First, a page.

The stereotype of the MBA graduate is of a sharp-elbowed, aggressive, and arrogant creature, convinced of his own brilliance, and sure that managerial analysis can fix any problem. And the knock on business schools--particularly in the years leading to the financial crisis--is that they did little to discourage these worst tendencies of their students.
It wasn’t only U.S. schools that were criticized. In India, too, where up to 500,000 people apply for MBA programs every year, institutes have been accused of contributing to a fast money culture, and declining moral standards. "People say that MBA students are arrogant, that they don’t want to dirty their hands, and only want to give their advice," says Abbasali Gabula, deputy director at SP Jain, a leading school in Mumbai.
To counter the arrogance problem, SP Jain has done something unusual. Rather than pandering to students’ whims, it has started requiring them to think about other people--specifically, to spend time in the poorest parts of the city. Every second weekend, the 240-strong MBA batch has to put aside at least two to three hours to mentor school children, helping them with their homework, talking through their problems, and giving advice about careers and cleanliness.
Gabula says the program, which started in 2008, is a direct response to the financial crisis. And he claims the idea is bringing results: both for the children involved, and for the MBA students, who improve their sense of empathy and understanding of society’s challenges, and hone their skills as mentors--a key skill for senior managers.
"The companies that take our students say they are humbler than other graduates, that they roll up their sleeves, and are ready to work from day one. They don’t want to just give advice to everyone, but to lead by example," he says.
SP Jain works with 65 local schools, each of which put forward four mentee-candidates. The 12- and 13-year-olds then go through a selection process, where a few dozen are chosen to receive the mentoring, and some financial assistance.
Rukaiya Joshi, who heads the scheme (called Abhyudaya) says the mentees often improve their grades and behavior, gain more confidence, and encourage other family members to aim higher. "Interestingly, the impact is also on the neighbor’s siblings and the parents," she says.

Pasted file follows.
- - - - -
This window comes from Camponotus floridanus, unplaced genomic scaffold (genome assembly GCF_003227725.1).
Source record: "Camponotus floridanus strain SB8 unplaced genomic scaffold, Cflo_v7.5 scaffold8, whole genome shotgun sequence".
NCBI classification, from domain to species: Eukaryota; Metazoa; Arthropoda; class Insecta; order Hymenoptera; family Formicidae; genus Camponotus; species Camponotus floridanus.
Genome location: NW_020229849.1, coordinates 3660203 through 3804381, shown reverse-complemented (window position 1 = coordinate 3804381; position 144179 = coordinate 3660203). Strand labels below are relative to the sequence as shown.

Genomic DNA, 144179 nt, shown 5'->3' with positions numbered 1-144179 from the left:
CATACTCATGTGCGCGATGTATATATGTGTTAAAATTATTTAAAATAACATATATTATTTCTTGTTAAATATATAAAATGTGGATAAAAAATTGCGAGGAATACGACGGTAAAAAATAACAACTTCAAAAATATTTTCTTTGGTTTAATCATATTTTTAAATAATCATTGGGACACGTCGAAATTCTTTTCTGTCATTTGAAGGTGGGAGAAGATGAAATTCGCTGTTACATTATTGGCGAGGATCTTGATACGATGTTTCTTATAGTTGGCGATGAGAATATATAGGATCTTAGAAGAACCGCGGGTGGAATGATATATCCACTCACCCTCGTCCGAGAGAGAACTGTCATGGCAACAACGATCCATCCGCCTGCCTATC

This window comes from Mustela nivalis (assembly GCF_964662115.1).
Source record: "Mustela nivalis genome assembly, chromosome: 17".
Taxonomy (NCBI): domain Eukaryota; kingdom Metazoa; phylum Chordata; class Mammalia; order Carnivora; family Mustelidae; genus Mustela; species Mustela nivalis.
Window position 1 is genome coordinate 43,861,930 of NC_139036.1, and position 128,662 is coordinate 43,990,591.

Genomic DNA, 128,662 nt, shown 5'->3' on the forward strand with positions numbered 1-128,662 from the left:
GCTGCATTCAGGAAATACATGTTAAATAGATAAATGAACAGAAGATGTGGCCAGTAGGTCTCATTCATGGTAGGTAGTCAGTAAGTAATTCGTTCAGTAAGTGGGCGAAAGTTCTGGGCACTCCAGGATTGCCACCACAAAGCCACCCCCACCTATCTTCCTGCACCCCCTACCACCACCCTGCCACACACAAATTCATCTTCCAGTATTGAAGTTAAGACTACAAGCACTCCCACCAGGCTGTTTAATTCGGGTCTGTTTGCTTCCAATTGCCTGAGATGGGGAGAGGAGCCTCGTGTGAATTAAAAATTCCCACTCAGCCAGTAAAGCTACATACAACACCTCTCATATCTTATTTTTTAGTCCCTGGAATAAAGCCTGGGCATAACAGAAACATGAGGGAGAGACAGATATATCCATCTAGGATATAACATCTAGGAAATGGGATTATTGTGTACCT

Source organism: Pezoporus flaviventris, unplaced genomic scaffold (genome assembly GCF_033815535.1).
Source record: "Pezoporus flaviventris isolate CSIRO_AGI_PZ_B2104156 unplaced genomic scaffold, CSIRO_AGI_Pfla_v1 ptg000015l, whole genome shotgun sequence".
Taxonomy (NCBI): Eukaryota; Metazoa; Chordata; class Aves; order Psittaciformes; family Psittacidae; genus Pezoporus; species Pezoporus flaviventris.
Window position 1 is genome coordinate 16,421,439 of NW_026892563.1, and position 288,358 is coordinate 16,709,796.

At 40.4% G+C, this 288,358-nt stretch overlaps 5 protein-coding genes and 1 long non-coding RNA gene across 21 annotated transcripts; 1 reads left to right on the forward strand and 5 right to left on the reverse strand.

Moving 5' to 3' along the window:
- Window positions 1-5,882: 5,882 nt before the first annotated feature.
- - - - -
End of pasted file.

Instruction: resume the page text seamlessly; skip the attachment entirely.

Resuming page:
Meanwhile, the MBAs become more thankful for the life they have.
"When they find that someone is striving in such odd conditions, then they cannot be complaining about the A/C not being the proper temperature. In these places, there is sometimes not only enough room for five people to sleep. It’s very humbling thing for them. There’s a great sense of gratitude."
It’s hard to assess exactly what impact a program like Abhyudaya has. But interviews with some of the MBA students and mentees testify to a lot of positivity.
Not far from the school, Chandrakala, a 13-year-old mentee, lives in a 10-by-6-foot room with her mother and brother. There is no running water, electricity is patchy, and the canal/sewer behind the row of houses is beyond description. It is deep black from industrial and human pollution, and crammed with plastic bottles and bags.
Chandrakala, who wants to be an engineer when she’s older, and build bridges, says the best thing about the program is being friends with the mentors. She also enjoys using SP Jain’s computers, playing chess, and learning English as part of the program.
Her mother, Lalita, says Chandrakala is more outgoing since she joined up. She used to be extremely shy, and wary of communicating with people she didn’t know well. Lalita says the mentors, who rotate year to year, become "part of the family," and fit in easily when they visit on Sunday afternoons.
Harshal Jain, an MBA student specializing in marketing, says visiting the slums also provides useful customer insights.
"Meeting people at the so-called bottom-of-the pyramid gives you basic consumer understanding. You see how they manage their income, how they vary their spending. You can see it from a marketing point of view, and also from a finance point of view--the essentiality of micro-finance, for instance. Being closer to the consumer is something you always want as a marketer."
Jain and his fellow mentors think other schools should think about doing similar things to Abhyudaya.
"Even people who are not becoming very sensitive to the poverty do learn the mentoring aspect. That creates value for their ongoing career. If other schools had courses like this, there would be more graduates aware of other people’s feelings."